It  is recommended to have a sleep in an idle thread rather than busy-waiting. Busy-waiting is more responsive but it will consume a lot more CPU cycles, starving other threads on the system, and will consume more energy (annoying the greenies) :)

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Yes, however isnt waking it the kernel's job, not the application?


If the kernel is doing the scheduling then yes. If it has "waitfor" features then it can check conditions as it goes so the waiters don't have to spin.

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You can make a condition variable as perversely convoluted (pthreads) or as simple as you like (homebrew), but basically you need two things:

  • a value, or a kind of flag that shows that some other value is valid
  • something that blocks (futex, NtKeyedEvent, Win32 Event, whatever... usually wrapped with an atomic flag as optimization)

The idea is, one thread wants to know whether another thread is done doing something, so it can access the result.
 
 
The pthreads version of condition variables is outright perverse. You need an hour of study to even be able to follow their logic correctly (that's the case for me at least!). This is for two reasons. First, pthreads still work correctly in designs which are outright unwise, and second it covers many architectures, among them some 25-year old mainframes which had broken libraries and which would behave incorrectly under some conditions.
It however gives guarantees that you arguably don't need, too. For example, with pthreads the writer can be certain that the reader is not reading the data that it is overwriting, and two writers don't get in each other's way, nor do two readers or "readers" that modify the variable. Now... that's all nice and well, but in my opinion, if these things are a concern, then your design is fucked. The normal situation for a cond var is there's exactly one producer and one consumer.
 
The C++ standard library version is middle ground. You are to use a mutex to access the value which strikes me as somewhat nonsensical, but otherwise it's pretty straightforward. It does cover some exotic edge cases that the simplest solution does not cover, but for "normal" usage, the simplest solution just good enough.
 
The simplest solution is some value and an "event", i.e. something that lets one thread wait, and another thread release the waiting thread. futex or keyed events, or W32 events, anything. You can make the value a flag and you can access it atomically if that makes you feel better, but it really doesn't improve anything. As soon as you go through signalling the event this is somewhat superfluous, memory order is well-defined, writes are guaranteed to be visible.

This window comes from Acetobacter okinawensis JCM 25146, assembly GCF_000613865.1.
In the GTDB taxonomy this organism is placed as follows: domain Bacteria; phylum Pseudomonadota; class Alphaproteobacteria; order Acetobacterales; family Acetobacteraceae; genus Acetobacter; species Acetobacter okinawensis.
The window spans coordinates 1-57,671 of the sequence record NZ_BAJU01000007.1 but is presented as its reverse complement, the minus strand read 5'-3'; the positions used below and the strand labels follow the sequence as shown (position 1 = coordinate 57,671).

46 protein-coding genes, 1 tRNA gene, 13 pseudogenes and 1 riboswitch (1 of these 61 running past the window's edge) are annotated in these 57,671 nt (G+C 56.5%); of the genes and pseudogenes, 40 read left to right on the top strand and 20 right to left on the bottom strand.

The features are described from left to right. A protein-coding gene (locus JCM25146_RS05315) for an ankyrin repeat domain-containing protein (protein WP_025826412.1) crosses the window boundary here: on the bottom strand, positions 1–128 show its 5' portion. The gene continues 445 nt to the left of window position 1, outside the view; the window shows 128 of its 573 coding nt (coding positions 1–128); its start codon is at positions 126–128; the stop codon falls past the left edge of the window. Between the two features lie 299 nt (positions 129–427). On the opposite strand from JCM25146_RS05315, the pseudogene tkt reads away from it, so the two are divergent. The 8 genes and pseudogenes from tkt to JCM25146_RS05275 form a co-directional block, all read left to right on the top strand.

For performance reasons, the "event" internally usually has an atomic flag that it can check quickly and cheaply, and if that didn't work, it calls an OS-specific blocking function. Usually, they don't spin since that doesn't make a lot of sense here. If a result is not already ready at the time a thread asks for it, you cannot predict how long it will take, but since tasks are known to be lengthy, chances are that it will take considerable time, longer than you want to spin. The CPU time is spent better in computations. (This is much different from a spinlock where you actually want to spin a couple of hundred/thousand times, knowing that lock times are usually very short and in all likelihood spinning will succeed without needing a mode switch.)
 
The workflow for the producer is:

  • (collect socks)
  • Perform work. Write to value, do whatever (you are the sole owner of the value, no concurrency)
  • Signal the event. This is a release barrier.
  • Done.

 

The workflow for the consumer is:

  • Wait on the event, this is an acquire barrier
    • internally, if the flag says "set", this returns immediately
    • otherwise call system specific wait function, block until the OS wakes you
    • check for spurious wake, and either return or wait again
  • Read value (nobody is writing to it any more, no concurrency)
  • Do something with it.
Edited by samoth

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The pthreads version of condition variables is outright perverse. You need an hour of study to even be able to follow their logic correctly (that's the case for me at least!). This is for two reasons. First, pthreads still work correctly in designs which are outright unwise, and second it covers many architectures, among them some 25-year old mainframes which had broken libraries and which would behave incorrectly under some conditions. It however gives guarantees that you arguably don't need, too. For example, with pthreads the writer can be certain that the reader is not reading the data that it is overwriting, and two writers don't get in each other's way, nor do two readers or "readers" that modify the variable. Now... that's all nice and well, but in my opinion, if these things are a concern, then your design is fucked. The normal situation for a cond var is there's exactly one producer and one consumer.

 

... somewhere, in an alternate dimension, philosophers are stabbing themselves in the eye with forks... :wacko:

Edited by Brain